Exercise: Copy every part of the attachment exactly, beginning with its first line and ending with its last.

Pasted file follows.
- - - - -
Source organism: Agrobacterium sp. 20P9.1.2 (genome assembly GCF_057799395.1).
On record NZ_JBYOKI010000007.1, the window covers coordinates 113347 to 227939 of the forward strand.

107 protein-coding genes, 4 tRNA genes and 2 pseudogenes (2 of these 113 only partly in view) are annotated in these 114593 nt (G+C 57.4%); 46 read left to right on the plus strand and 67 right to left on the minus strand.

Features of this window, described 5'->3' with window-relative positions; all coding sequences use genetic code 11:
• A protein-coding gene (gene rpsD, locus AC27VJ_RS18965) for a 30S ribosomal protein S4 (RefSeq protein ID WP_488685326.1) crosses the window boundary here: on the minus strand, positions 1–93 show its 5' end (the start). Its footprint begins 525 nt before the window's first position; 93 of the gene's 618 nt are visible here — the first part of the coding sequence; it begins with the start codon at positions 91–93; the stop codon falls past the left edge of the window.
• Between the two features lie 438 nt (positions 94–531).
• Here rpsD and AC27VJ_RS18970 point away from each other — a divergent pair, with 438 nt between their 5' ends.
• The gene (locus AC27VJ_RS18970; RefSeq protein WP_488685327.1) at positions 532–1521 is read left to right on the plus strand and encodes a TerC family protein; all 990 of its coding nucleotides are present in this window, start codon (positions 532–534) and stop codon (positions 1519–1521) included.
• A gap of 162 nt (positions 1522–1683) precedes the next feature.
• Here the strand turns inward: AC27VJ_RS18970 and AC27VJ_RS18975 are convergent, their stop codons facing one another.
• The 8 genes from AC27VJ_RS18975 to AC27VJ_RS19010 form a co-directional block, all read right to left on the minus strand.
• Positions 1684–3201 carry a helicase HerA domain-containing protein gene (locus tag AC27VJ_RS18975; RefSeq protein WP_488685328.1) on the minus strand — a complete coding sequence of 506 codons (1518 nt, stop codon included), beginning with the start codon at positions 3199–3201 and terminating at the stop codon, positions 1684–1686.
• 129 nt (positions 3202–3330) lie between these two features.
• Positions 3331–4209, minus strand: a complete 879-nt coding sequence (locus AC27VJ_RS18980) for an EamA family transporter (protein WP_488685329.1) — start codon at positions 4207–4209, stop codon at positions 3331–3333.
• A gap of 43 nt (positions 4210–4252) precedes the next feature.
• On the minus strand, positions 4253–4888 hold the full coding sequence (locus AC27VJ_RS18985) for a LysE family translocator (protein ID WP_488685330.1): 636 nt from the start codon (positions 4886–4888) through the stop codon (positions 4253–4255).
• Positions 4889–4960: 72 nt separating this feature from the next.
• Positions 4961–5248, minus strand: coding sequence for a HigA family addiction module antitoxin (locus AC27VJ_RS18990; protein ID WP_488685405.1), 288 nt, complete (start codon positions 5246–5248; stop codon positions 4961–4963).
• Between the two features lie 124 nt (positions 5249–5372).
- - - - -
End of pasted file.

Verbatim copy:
Source organism: Agrobacterium sp. 20P9.1.2 (genome assembly GCF_057799395.1).
On record NZ_JBYOKI010000007.1, the window covers coordinates 113347 to 227939 of the forward strand.

107 protein-coding genes, 4 tRNA genes and 2 pseudogenes (2 of these 113 only partly in view) are annotated in these 114593 nt (G+C 57.4%); 46 read left to right on the plus strand and 67 right to left on the minus strand.

Features of this window, described 5'->3' with window-relative positions; all coding sequences use genetic code 11:
• A protein-coding gene (gene rpsD, locus AC27VJ_RS18965) for a 30S ribosomal protein S4 (RefSeq protein ID WP_488685326.1) crosses the window boundary here: on the minus strand, positions 1–93 show its 5' end (the start). Its footprint begins 525 nt before the window's first position; 93 of the gene's 618 nt are visible here — the first part of the coding sequence; it begins with the start codon at positions 91–93; the stop codon falls past the left edge of the window.
• Between the two features lie 438 nt (positions 94–531).
• Here rpsD and AC27VJ_RS18970 point away from each other — a divergent pair, with 438 nt between their 5' ends.
• The gene (locus AC27VJ_RS18970; RefSeq protein WP_488685327.1) at positions 532–1521 is read left to right on the plus strand and encodes a TerC family protein; all 990 of its coding nucleotides are present in this window, start codon (positions 532–534) and stop codon (positions 1519–1521) included.
• A gap of 162 nt (positions 1522–1683) precedes the next feature.
• Here the strand turns inward: AC27VJ_RS18970 and AC27VJ_RS18975 are convergent, their stop codons facing one another.
• The 8 genes from AC27VJ_RS18975 to AC27VJ_RS19010 form a co-directional block, all read right to left on the minus strand.
• Positions 1684–3201 carry a helicase HerA domain-containing protein gene (locus tag AC27VJ_RS18975; RefSeq protein WP_488685328.1) on the minus strand — a complete coding sequence of 506 codons (1518 nt, stop codon included), beginning with the start codon at positions 3199–3201 and terminating at the stop codon, positions 1684–1686.
• 129 nt (positions 3202–3330) lie between these two features.
• Positions 3331–4209, minus strand: a complete 879-nt coding sequence (locus AC27VJ_RS18980) for an EamA family transporter (protein WP_488685329.1) — start codon at positions 4207–4209, stop codon at positions 3331–3333.
• A gap of 43 nt (positions 4210–4252) precedes the next feature.
• On the minus strand, positions 4253–4888 hold the full coding sequence (locus AC27VJ_RS18985) for a LysE family translocator (protein ID WP_488685330.1): 636 nt from the start codon (positions 4886–4888) through the stop codon (positions 4253–4255).
• Positions 4889–4960: 72 nt separating this feature from the next.
• Positions 4961–5248, minus strand: coding sequence for a HigA family addiction module antitoxin (locus AC27VJ_RS18990; protein ID WP_488685405.1), 288 nt, complete (start codon positions 5246–5248; stop codon positions 4961–4963).
• Between the two features lie 124 nt (positions 5249–5372).